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Old 26th July 2021, 17:49   #6256
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Default Re: The Bicycles thread

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Originally Posted by vb-san View Post
Mod Note:

Please continue all the discussions on Drivetrain/chain care, related cleaning, lubrication etc. in the below thread. Related posts from this thread are also moved there.

https://www.team-bhp.com/forum/bicyc...brication.html
Very neatly spliced and done VB San. Kudos.

We have a neat addition to the Cycling sub forum. A very relevant one too coz even more than repairing punctures, this is one DIY skill every cyclist needs to learn quickly to have a smooth running bike for enjoyable rides.

Cheers, Doc
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Old 27th July 2021, 12:44   #6257
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Default Re: The Bicycles thread

Does anyone know if riverside 120 is still available? I checked in 2 decathlons, it was not there. A friend said that it has been discontinued and he is having trouble getting parts also for his cycle.
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Old 27th July 2021, 13:21   #6258
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Default Re: The Bicycles thread

Update: Saturday morning I saw that the Whitefield store had stock of the ROCKRIDER ST 30 in Large size. Went down there but sadly they were not assembled and could not test ride them. They also did not have the RC 100 Drop bar available.

Test rode the following inside the store and TBH it did not help
1. ROCKRIDER ST 30 Medium size : small for me, did not have the stock saddle but the colour is still gorgeous.
2. Rockrider ST-50 Large: Being the first time riding a geared cycle, spent most of my time figuring those out. Seems like that if I seriously look at ST-30, this should also be revisited since its a model higher up.
3. Rockrider ST520, Large: Maybe it wasn't setup for me correctly, but did not enjoy this

Basically, made no progress so far. Will need to go for a longer test ride some other day.

Quote:
Originally Posted by roshanpal View Post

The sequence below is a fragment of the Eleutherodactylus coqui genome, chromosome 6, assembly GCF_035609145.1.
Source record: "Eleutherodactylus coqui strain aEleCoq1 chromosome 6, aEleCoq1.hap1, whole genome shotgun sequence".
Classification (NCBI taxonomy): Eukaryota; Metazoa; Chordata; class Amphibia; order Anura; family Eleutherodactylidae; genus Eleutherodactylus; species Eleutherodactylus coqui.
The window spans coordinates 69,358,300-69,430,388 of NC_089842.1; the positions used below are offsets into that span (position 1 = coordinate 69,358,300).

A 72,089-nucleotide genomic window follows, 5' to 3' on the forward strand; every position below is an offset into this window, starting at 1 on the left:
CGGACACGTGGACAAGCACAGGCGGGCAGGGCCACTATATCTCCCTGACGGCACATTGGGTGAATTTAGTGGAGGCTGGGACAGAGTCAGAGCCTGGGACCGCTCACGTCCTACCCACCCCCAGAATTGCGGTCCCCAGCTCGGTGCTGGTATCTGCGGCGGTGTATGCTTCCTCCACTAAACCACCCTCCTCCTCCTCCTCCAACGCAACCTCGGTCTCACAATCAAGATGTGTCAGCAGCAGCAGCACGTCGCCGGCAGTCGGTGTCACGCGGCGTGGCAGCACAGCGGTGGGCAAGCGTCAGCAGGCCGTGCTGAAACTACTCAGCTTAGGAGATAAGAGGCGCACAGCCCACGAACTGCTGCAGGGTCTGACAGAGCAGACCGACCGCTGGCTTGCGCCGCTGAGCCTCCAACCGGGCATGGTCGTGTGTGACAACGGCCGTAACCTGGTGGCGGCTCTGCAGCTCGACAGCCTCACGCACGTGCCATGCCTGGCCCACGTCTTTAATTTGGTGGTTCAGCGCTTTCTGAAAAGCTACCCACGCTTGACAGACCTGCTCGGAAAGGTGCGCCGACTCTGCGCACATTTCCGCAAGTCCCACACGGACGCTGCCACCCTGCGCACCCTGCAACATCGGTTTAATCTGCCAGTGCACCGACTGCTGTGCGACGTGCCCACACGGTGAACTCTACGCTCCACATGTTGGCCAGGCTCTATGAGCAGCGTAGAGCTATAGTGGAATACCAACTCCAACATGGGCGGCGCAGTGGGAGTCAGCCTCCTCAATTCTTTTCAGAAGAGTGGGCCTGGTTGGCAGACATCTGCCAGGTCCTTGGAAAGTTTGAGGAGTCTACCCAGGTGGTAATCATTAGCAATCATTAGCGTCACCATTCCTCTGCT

Does anyone know if riverside 120 is still available? I checked in 2 decathlons, it was not there. A friend said that it has been discontinued and he is having trouble getting parts also for his cycle.
Shows as available on the website - at least in one of the Bangalore stores. https://www.decathlon.in/p/8389398/m...8389398&type=p
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Old 27th July 2021, 15:34   #6259
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Default Re: The Bicycles thread

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Well, the Altus/Acera rear derailleurs are definitely more rigid than the Tourney, so that's a good thing and may help alleviate the issue. Shifter itself may not be much different performance-wise, the integrated ones are considered pretty okay but I still prefer the non-integrated, and the conversion process is pretty painless, not much more time/hassle involved than changing a set of cables.

On that note might be worth a look at the cables, gear cable housing is supposed to be smaller diameter but sometimes mechanics put the bigger brake housing, and I suspect the extra slop in there can cause this issue. Basically if everything's not moving 100% freely and at the same time good and "tight" (devoid of slack/play), shifting gets compromised.

-Eric
Got my bike looked at yesterday as I discovered in the morning while getting it ready for the ride (air and water bottle) that it had suddenly literally overnight (after the previous night's 70 km ride in pretty heavy rain) developed a strange rhythmic knocking sound from the rear hub area. I thought my chain degreasing and rains and washing shenanigans had gotten water/degreaser into the bearings and created mayhem. Mech heard the sound and immediately told me it was the bearings of the freewheel.

Took the opportunity to ask him to look at the iffy shifting as well. And also align and tune both pairs of brake calipers.

This is what he found ...

The freewheel balls (40 grade) were replaced and the body cleaned and new grease packed in.

The Bicycles thread-img20210726wa0032.jpg

The hub balls (40 grade) were replaced, and hub cleaned and new grease packed in This photos looks ghastly man (potty to peanut butter are the popular options) ... I had the rear hubs serviced barely a few months back.

The Bicycles thread-img20210726wa0033.jpg

The balls are special grade and twice the price of the normal Phadke Haud quality balls. Should last much longer, and give better rolling.